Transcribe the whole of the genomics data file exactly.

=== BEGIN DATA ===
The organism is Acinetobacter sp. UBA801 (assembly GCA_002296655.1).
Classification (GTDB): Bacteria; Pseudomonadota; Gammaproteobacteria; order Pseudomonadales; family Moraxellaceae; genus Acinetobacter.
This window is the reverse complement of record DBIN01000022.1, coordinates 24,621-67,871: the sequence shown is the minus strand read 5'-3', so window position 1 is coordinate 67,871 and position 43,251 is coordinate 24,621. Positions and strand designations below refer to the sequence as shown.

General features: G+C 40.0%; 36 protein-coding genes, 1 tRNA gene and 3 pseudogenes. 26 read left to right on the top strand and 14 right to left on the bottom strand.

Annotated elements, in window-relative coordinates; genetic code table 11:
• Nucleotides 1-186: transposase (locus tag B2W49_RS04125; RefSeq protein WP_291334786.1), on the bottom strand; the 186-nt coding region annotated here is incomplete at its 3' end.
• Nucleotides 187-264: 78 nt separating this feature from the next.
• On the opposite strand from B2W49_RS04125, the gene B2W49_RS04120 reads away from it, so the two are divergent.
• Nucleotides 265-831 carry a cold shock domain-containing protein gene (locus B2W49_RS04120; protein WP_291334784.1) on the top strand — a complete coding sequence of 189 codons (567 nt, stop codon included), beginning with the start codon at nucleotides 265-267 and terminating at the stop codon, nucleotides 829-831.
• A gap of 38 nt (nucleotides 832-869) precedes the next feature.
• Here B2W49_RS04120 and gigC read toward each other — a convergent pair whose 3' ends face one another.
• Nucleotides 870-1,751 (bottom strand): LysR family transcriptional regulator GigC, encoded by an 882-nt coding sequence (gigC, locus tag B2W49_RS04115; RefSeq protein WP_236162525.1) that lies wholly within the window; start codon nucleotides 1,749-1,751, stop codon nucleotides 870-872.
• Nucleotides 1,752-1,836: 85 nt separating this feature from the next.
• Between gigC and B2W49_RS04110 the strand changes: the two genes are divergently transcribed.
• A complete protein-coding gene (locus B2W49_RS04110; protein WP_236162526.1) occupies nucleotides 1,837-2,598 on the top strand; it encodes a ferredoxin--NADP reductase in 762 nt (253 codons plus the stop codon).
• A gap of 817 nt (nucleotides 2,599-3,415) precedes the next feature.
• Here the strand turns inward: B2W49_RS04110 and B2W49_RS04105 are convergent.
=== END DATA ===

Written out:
The organism is Acinetobacter sp. UBA801 (assembly GCA_002296655.1).
Classification (GTDB): Bacteria; Pseudomonadota; Gammaproteobacteria; order Pseudomonadales; family Moraxellaceae; genus Acinetobacter.
This window is the reverse complement of record DBIN01000022.1, coordinates 24,621-67,871: the sequence shown is the minus strand read 5'-3', so window position 1 is coordinate 67,871 and position 43,251 is coordinate 24,621. Positions and strand designations below refer to the sequence as shown.

General features: G+C 40.0%; 36 protein-coding genes, 1 tRNA gene and 3 pseudogenes. 26 read left to right on the top strand and 14 right to left on the bottom strand.

Annotated elements, in window-relative coordinates; genetic code table 11:
• Nucleotides 1-186: transposase (locus tag B2W49_RS04125; RefSeq protein WP_291334786.1), on the bottom strand; the 186-nt coding region annotated here is incomplete at its 3' end.
• Nucleotides 187-264: 78 nt separating this feature from the next.
• On the opposite strand from B2W49_RS04125, the gene B2W49_RS04120 reads away from it, so the two are divergent.
• Nucleotides 265-831 carry a cold shock domain-containing protein gene (locus B2W49_RS04120; protein WP_291334784.1) on the top strand — a complete coding sequence of 189 codons (567 nt, stop codon included), beginning with the start codon at nucleotides 265-267 and terminating at the stop codon, nucleotides 829-831.
• A gap of 38 nt (nucleotides 832-869) precedes the next feature.
• Here B2W49_RS04120 and gigC read toward each other — a convergent pair whose 3' ends face one another.
• Nucleotides 870-1,751 (bottom strand): LysR family transcriptional regulator GigC, encoded by an 882-nt coding sequence (gigC, locus tag B2W49_RS04115; RefSeq protein WP_236162525.1) that lies wholly within the window; start codon nucleotides 1,749-1,751, stop codon nucleotides 870-872.
• Nucleotides 1,752-1,836: 85 nt separating this feature from the next.
• Between gigC and B2W49_RS04110 the strand changes: the two genes are divergently transcribed.
• A complete protein-coding gene (locus B2W49_RS04110; protein WP_236162526.1) occupies nucleotides 1,837-2,598 on the top strand; it encodes a ferredoxin--NADP reductase in 762 nt (253 codons plus the stop codon).
• A gap of 817 nt (nucleotides 2,599-3,415) precedes the next feature.
• Here the strand turns inward: B2W49_RS04110 and B2W49_RS04105 are convergent.